Selective Breeding Definition
Selective breeding, also known as artificial selection, is the process by which humans control the breeding of plants or animals in order to exhibit or eliminate a particular characteristic.
The procedure involves identifying certain desirable features and finding two members of a species that exhibit the particular feature. A series of matings or breedings is then performed between the individuals with favored features to produce offspring that exhibit the feature and that can be used for future matings. The desirable phenotypic traits are passed from parents to offspring via their genes.
Although selective breeding can increase the prevalence of desirable traits by increasing the frequency of favorable genes within the gene pool, undesirable traits, which can cause hereditary health problems, can also increase as a consequence of inbreeding.
The term ‘artificial selection’ was first coined by Charles Darwin in his book On the Origin of Species to describe how humans had mirrored the process of natural selection through selective breeding.
Selective Breeding Examples
All modern dogs have been selectively bred by humans over thousands of years. Dogs were first bred from a common ancestor of the gray wolf (Canis Lupus), which was domesticated by humans with whom it lived in close proximity. It is widely speculated that these animals were first domesticated by humans for hunting and protection, although modern dogs have been bred for a variety of reasons, such as companionship, performing particular tasks, entertainment, or for aesthetic purposes. Today there are over 400 breeds of dog, meaning they have the widest phenotype range of any mammal.
The highly specific traits that are selectively bred into dogs can come at a huge disadvantage to their health. Not only can the lack of genetic diversity within the gene pool lead to hereditary health problems, dogs that are bred with deliberately accentuated physical features can suffer from their unnatural physical form. For example, bulldogs and other ‘flat-faced’ breeds can suffer from breathing problems, while large dogs commonly suffer from bone tumors due to their excess body weight.
Plants and Livestock
Almost all of the food consumed by modern humans has been selectively bred over thousands of years. Around 10,000 years ago when humans began living in permanent or semi-permanent settlements, they started to cultivate their own crops and herd flocks of livestock for the first time. Humans originally selected fruits and vegetables for qualities such as large size and sweetness unconsciously; the seeds of plants with the desirable qualities would have been given the chance to germinate through human consumption and cultivated within their latrines (toilets). Over time, other favorable qualities, such as oil content, seedlessness, and fleshy texture were all altered, leaving many human-cultivated fruit and vegetables unrecognizable against their wild counterparts. The same process occurred with domesticated animals such as sheep (bred for thicker wool), chickens (considerably larger than their wild ancestors), and cattle (bred for more muscle mass or increased milk yield).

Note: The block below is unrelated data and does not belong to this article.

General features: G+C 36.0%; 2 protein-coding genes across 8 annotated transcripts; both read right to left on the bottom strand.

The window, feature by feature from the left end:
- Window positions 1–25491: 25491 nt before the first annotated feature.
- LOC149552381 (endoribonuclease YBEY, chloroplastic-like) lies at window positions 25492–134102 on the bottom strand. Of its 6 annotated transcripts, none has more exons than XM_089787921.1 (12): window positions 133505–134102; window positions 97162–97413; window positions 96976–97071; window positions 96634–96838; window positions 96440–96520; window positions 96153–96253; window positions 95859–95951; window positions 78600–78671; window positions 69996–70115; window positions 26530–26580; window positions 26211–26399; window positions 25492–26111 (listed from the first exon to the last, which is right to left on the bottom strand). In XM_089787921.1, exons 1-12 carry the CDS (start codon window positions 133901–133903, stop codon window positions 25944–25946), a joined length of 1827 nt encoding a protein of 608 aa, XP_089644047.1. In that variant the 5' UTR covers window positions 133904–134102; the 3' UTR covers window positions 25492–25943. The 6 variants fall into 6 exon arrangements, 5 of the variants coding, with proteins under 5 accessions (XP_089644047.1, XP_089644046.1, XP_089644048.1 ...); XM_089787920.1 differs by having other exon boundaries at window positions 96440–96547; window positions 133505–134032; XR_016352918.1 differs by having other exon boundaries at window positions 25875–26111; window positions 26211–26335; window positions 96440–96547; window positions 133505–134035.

One of the oldest and most widely documented examples of selective breeding for food is the selection of tall growing (for easier harvesting), disease resistant wheat, which yields large amounts of grain. Historically, smaller crops were removed from fields, allowing bees and other pollinators to pollinate only the crops with the most human-favored characteristics. Today, the breeding of wheat is a more scientific process; individuals with specific genes are identified and bred to create plants that have improved nutritional content, more intense flavors, and require less fertilizer or pesticide applications.
Culling is a form of selective breeding. Rather than breeding two animals that display favorable traits, animals with undesirable traits (such as aggressive behavior) are removed from a population. Culling can be performed either by killing the individual or by spaying/neutering in order to prevent reproduction. The animals which are left in the population go on to reproduce, whilst genes controlling for the undesirable traits are removed from the population.
Selective breeding is not always beneficial to humans. Poachers, who hunt and kill rhinoceros and elephants for valuable rhino-horn and ivory, have in recent years caused unintentional selection for animals with smaller horns and tusks. As the males with the largest horns are the most desirable to hunters, the genes that control for size are being rapidly removed from the population. Additionally, a gene mutation which results in elephants with no tusks at all is increasing within populations. With population numbers greatly reduced due to hunting pressure, it is possible that elephant tusks could disappear entirely. This is an example of the effect that pressures of modern human populations have on wildlife.
- Darwin, C., & Wallace, A. (1980). On the Tendency of Species to Form Varieties; and on the Perpetuation of Varieties and Species by Natural Means of Selection. In P. H. Barrett (Ed.), The Collected Papers of Charles Darwin (Vol. 2, pp. 3-18). Chicago: The University of Chicago Press.
- Feldhamer, G. A., Drickamer, L. C., Vessey, S. H., Merritt, J. F., & Krajewski, C. (2007). Mammology: Adaptation, Diversity, Ecology (3rd ed.). Baltimore: The Johns Hopkins University Press.
- Hartwell, L. H., Hood, L., Goldberg, M. L., Reynolds, A. E., & Silver, L. M. (2011). Genetics: From Genes to Genomes. Boston: McGraw Hill.